Female fertility, how to improve it?
Published: 13 May, 2022 - Updated: 21 July, 2022 | 9'
Female fertility, what is it and how is it studied?
Fertility is the ability to become pregnant within two years of unprotected intercourse.
Fecundability is the ability to achieve a pregnancy in a single menstrual cycle, and fecundity is the probability of achieving a live birth in a single cycle.
The fecundability of a standard couple has been estimated to be between 20% and 25%, although it is clear that the probability of conception decreases over the first year to less than 10% after 7 cycles, and only 3% during the 12th cycle.6
When it comes to fertility testing, the most important tests to check female fertility are3:
It tests for the presence of the luteinising hormones ,progesterone and prolactin, which are responsible for ovulation.
This is a technical X-ray test that shows the structural state of the uterus and fallopian tubes.
Ovarian reserve is a test that determines the quality and quantity of ovules available for ovulation. Women over the age of 35 should consider this test as well as other complementary tests such as blood and imaging tests.
Detects conditions in the uterus and fallopian tubes.
Such as thyroid and pituitary hormones that regulate the reproductive process.
What are the fertile days for a woman?
The menstrual cycle generally lasts from 21 to 35 days, from the first day of menstruation to the first day of the next menstrual period.
Generally, there are 6 days in the menstrual cycle of a woman when sexual intercourse can lead to pregnancy: 5 days before ovulation and the day of ovulation, called the ‘fertile window’.2,6
Phases of the menstrual cycle or ovarian cycle
The menstrual or ovarian cycle is divided into three phases:
- The follicular phase ranges from 10 to 14 days long, and is the phase that takes place before the ovum is released.
- The ovulation phase is the phase that happens with the release of the ovum. It lasts from 16 to 32 hours.
- The luteal phase happens after the release of the ovum, lasts about 14 days and finishes with the beginning of menstruation.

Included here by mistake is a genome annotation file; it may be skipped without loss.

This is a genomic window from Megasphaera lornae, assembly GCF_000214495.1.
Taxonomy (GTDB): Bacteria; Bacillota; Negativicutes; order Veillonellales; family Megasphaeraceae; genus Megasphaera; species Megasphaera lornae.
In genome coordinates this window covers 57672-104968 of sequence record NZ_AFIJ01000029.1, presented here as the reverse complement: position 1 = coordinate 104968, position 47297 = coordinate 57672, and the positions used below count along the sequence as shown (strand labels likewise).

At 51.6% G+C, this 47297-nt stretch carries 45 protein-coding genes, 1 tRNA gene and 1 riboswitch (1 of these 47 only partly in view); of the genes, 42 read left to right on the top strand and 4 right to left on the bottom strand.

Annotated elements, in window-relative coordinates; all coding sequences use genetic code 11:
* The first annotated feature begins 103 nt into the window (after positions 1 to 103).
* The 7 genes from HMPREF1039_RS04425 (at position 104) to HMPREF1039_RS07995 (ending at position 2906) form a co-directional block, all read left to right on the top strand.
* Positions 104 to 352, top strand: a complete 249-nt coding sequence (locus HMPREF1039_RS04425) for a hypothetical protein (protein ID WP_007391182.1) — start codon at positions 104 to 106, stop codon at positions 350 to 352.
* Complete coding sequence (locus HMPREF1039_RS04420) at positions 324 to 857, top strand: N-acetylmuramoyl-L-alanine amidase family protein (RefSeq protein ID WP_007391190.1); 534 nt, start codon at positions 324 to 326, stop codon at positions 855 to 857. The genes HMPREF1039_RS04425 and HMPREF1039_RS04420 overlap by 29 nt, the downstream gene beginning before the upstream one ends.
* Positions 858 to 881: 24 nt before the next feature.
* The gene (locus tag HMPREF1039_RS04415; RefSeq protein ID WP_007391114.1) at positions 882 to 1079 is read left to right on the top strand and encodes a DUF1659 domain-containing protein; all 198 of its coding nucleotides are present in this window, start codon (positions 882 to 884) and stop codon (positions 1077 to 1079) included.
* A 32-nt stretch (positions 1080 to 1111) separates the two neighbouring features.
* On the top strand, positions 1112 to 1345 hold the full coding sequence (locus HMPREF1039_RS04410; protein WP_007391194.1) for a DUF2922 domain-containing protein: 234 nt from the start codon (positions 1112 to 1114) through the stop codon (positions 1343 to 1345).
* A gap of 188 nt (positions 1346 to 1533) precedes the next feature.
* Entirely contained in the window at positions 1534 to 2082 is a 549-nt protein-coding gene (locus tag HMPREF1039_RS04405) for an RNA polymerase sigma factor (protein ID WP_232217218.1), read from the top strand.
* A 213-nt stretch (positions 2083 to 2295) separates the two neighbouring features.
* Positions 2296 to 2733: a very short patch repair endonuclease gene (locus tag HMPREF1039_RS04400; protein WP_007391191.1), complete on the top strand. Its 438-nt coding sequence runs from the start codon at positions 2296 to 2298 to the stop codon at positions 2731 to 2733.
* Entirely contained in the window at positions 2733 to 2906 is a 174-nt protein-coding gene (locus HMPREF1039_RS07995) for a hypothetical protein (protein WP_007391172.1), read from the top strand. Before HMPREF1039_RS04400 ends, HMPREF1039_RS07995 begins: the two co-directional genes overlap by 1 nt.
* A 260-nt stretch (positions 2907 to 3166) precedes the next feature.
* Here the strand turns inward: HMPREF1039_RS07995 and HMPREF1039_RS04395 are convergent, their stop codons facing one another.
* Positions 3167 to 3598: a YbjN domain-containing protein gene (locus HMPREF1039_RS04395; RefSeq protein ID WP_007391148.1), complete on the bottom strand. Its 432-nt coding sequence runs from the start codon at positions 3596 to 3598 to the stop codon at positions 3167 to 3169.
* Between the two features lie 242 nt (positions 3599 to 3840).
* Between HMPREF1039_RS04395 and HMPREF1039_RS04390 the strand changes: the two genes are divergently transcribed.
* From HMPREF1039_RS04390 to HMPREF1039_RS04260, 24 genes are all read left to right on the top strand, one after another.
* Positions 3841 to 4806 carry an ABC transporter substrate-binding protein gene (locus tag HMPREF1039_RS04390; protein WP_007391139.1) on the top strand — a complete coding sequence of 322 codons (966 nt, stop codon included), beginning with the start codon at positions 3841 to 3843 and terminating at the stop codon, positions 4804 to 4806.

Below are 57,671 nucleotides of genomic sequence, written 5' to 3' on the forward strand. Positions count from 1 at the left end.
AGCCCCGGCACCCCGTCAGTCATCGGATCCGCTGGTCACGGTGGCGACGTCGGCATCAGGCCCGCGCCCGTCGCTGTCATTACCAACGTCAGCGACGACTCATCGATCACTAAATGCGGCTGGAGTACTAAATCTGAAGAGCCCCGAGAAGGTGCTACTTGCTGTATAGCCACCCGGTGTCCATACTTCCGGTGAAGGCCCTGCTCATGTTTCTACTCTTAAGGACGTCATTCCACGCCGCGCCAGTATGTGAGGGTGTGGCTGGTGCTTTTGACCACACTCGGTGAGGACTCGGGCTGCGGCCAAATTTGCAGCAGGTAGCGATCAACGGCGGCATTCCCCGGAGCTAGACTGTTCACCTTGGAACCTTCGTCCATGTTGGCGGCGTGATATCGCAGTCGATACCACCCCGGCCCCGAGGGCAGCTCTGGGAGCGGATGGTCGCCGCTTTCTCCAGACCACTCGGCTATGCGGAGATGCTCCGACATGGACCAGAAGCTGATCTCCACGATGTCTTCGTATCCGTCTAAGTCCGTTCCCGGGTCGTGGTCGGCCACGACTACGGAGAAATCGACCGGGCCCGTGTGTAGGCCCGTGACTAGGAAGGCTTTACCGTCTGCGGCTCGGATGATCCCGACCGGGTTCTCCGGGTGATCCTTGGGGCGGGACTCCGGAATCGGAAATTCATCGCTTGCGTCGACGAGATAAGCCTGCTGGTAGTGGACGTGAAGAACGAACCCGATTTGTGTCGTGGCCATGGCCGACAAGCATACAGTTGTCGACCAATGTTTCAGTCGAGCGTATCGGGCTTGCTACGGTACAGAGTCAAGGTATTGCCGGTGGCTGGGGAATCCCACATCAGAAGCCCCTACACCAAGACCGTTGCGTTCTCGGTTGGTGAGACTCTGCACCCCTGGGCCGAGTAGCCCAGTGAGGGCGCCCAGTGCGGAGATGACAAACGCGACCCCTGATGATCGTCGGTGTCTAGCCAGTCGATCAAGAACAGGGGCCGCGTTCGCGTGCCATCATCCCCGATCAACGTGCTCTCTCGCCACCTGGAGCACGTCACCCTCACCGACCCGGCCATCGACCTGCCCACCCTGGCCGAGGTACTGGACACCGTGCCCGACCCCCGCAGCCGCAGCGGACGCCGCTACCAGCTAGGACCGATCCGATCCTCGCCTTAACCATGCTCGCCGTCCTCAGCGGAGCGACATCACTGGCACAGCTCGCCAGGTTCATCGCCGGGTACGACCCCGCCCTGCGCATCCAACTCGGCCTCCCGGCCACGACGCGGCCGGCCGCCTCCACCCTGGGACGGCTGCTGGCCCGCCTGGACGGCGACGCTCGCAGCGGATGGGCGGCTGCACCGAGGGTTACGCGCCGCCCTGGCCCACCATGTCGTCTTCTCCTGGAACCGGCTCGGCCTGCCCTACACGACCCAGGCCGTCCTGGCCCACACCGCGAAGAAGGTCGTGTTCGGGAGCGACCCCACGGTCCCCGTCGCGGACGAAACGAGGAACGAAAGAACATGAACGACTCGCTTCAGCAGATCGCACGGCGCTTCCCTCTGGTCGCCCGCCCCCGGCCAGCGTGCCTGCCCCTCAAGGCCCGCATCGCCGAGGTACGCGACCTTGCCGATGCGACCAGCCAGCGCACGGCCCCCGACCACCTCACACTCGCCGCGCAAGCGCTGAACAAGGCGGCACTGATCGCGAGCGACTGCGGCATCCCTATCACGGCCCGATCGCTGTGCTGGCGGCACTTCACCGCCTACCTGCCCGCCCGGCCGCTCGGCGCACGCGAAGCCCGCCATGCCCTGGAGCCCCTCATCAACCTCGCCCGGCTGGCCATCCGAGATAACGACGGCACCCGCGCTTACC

During each ovarian cycle about 20 ovarian follicles are released, usually only one follicle will complete this process and be ovulated. Thereafter, the average chance of pregnancy is about 20 per cent per menstrual cycle. Only 30-50% of pregnancies result in a live birth, and most are lost even before the next menstrual period.2
Up to what age a woman is fertile?
In general terms, fertility in women begins to fall after the age of 30, and this decline increases from the age of 40 onwards.
Chronological age is the most important factor that determines reproductive success in both spontaneous and assisted cycles, as it is a predictor of ovarian reserve.
How to increase fertility after 35 years of age
As we can see, all women experience a significant decrease in fertility at the end of their thirties.
Although the use of assisted reproduction techniques or treatments (ART) has increased in the last few years, the incidence of infertility in this age group is still high.
Hence, many research studies have been concerned to find possible ways to improve fertility rates after the age of 35-40 years.
Importance of nutrition in fertility
Nutritional factors have been the subject of much of this research. There is strong evidence that healthy pre-conception dietary patterns in both men and women of reproductive age have a positive effect on fertility.8